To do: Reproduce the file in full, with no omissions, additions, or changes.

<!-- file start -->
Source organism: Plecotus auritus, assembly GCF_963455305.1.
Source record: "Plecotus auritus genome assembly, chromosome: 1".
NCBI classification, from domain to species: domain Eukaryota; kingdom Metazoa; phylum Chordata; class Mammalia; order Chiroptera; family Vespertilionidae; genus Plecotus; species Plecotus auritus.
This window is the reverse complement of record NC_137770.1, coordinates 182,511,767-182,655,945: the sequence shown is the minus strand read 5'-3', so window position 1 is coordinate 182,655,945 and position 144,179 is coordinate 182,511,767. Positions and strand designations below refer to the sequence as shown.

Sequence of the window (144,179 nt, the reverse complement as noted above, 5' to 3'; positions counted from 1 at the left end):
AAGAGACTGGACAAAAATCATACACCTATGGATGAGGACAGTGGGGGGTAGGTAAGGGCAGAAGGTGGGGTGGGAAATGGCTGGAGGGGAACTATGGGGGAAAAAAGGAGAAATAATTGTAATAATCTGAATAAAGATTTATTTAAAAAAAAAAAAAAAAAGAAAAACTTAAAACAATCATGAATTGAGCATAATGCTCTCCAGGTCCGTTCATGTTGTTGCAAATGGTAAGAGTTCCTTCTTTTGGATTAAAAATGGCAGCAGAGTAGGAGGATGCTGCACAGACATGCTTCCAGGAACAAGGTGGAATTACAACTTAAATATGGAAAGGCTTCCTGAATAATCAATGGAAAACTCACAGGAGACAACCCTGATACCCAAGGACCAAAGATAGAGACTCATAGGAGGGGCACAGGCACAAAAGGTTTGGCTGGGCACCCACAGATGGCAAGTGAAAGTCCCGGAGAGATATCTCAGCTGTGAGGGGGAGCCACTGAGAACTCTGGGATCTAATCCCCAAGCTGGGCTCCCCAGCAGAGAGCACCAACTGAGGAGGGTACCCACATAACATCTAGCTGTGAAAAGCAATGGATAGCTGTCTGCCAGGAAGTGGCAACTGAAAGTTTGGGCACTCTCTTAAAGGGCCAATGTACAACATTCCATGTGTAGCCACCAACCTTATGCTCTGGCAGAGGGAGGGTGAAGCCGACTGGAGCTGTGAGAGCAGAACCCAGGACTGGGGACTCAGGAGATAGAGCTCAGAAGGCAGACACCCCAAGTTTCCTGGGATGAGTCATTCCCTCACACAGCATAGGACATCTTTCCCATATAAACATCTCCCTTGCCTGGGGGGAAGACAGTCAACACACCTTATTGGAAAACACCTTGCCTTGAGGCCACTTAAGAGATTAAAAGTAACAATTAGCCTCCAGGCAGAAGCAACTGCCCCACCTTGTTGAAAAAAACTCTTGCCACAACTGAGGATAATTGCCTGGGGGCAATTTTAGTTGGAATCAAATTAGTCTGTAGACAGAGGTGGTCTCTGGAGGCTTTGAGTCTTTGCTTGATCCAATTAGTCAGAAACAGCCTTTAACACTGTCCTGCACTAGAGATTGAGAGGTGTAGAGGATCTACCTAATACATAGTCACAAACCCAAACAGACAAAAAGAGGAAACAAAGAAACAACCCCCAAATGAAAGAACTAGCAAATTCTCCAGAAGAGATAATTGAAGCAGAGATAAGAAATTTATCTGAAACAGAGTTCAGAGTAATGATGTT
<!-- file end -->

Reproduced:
Source organism: Plecotus auritus, assembly GCF_963455305.1.
Source record: "Plecotus auritus genome assembly, chromosome: 1".
NCBI classification, from domain to species: domain Eukaryota; kingdom Metazoa; phylum Chordata; class Mammalia; order Chiroptera; family Vespertilionidae; genus Plecotus; species Plecotus auritus.
This window is the reverse complement of record NC_137770.1, coordinates 182,511,767-182,655,945: the sequence shown is the minus strand read 5'-3', so window position 1 is coordinate 182,655,945 and position 144,179 is coordinate 182,511,767. Positions and strand designations below refer to the sequence as shown.

Sequence of the window (144,179 nt, the reverse complement as noted above, 5' to 3'; positions counted from 1 at the left end):
AAGAGACTGGACAAAAATCATACACCTATGGATGAGGACAGTGGGGGGTAGGTAAGGGCAGAAGGTGGGGTGGGAAATGGCTGGAGGGGAACTATGGGGGAAAAAAGGAGAAATAATTGTAATAATCTGAATAAAGATTTATTTAAAAAAAAAAAAAAAAAGAAAAACTTAAAACAATCATGAATTGAGCATAATGCTCTCCAGGTCCGTTCATGTTGTTGCAAATGGTAAGAGTTCCTTCTTTTGGATTAAAAATGGCAGCAGAGTAGGAGGATGCTGCACAGACATGCTTCCAGGAACAAGGTGGAATTACAACTTAAATATGGAAAGGCTTCCTGAATAATCAATGGAAAACTCACAGGAGACAACCCTGATACCCAAGGACCAAAGATAGAGACTCATAGGAGGGGCACAGGCACAAAAGGTTTGGCTGGGCACCCACAGATGGCAAGTGAAAGTCCCGGAGAGATATCTCAGCTGTGAGGGGGAGCCACTGAGAACTCTGGGATCTAATCCCCAAGCTGGGCTCCCCAGCAGAGAGCACCAACTGAGGAGGGTACCCACATAACATCTAGCTGTGAAAAGCAATGGATAGCTGTCTGCCAGGAAGTGGCAACTGAAAGTTTGGGCACTCTCTTAAAGGGCCAATGTACAACATTCCATGTGTAGCCACCAACCTTATGCTCTGGCAGAGGGAGGGTGAAGCCGACTGGAGCTGTGAGAGCAGAACCCAGGACTGGGGACTCAGGAGATAGAGCTCAGAAGGCAGACACCCCAAGTTTCCTGGGATGAGTCATTCCCTCACACAGCATAGGACATCTTTCCCATATAAACATCTCCCTTGCCTGGGGGGAAGACAGTCAACACACCTTATTGGAAAACACCTTGCCTTGAGGCCACTTAAGAGATTAAAAGTAACAATTAGCCTCCAGGCAGAAGCAACTGCCCCACCTTGTTGAAAAAAACTCTTGCCACAACTGAGGATAATTGCCTGGGGGCAATTTTAGTTGGAATCAAATTAGTCTGTAGACAGAGGTGGTCTCTGGAGGCTTTGAGTCTTTGCTTGATCCAATTAGTCAGAAACAGCCTTTAACACTGTCCTGCACTAGAGATTGAGAGGTGTAGAGGATCTACCTAATACATAGTCACAAACCCAAACAGACAAAAAGAGGAAACAAAGAAACAACCCCCAAATGAAAGAACTAGCAAATTCTCCAGAAGAGATAATTGAAGCAGAGATAAGAAATTTATCTGAAACAGAGTTCAGAGTAATGATGTT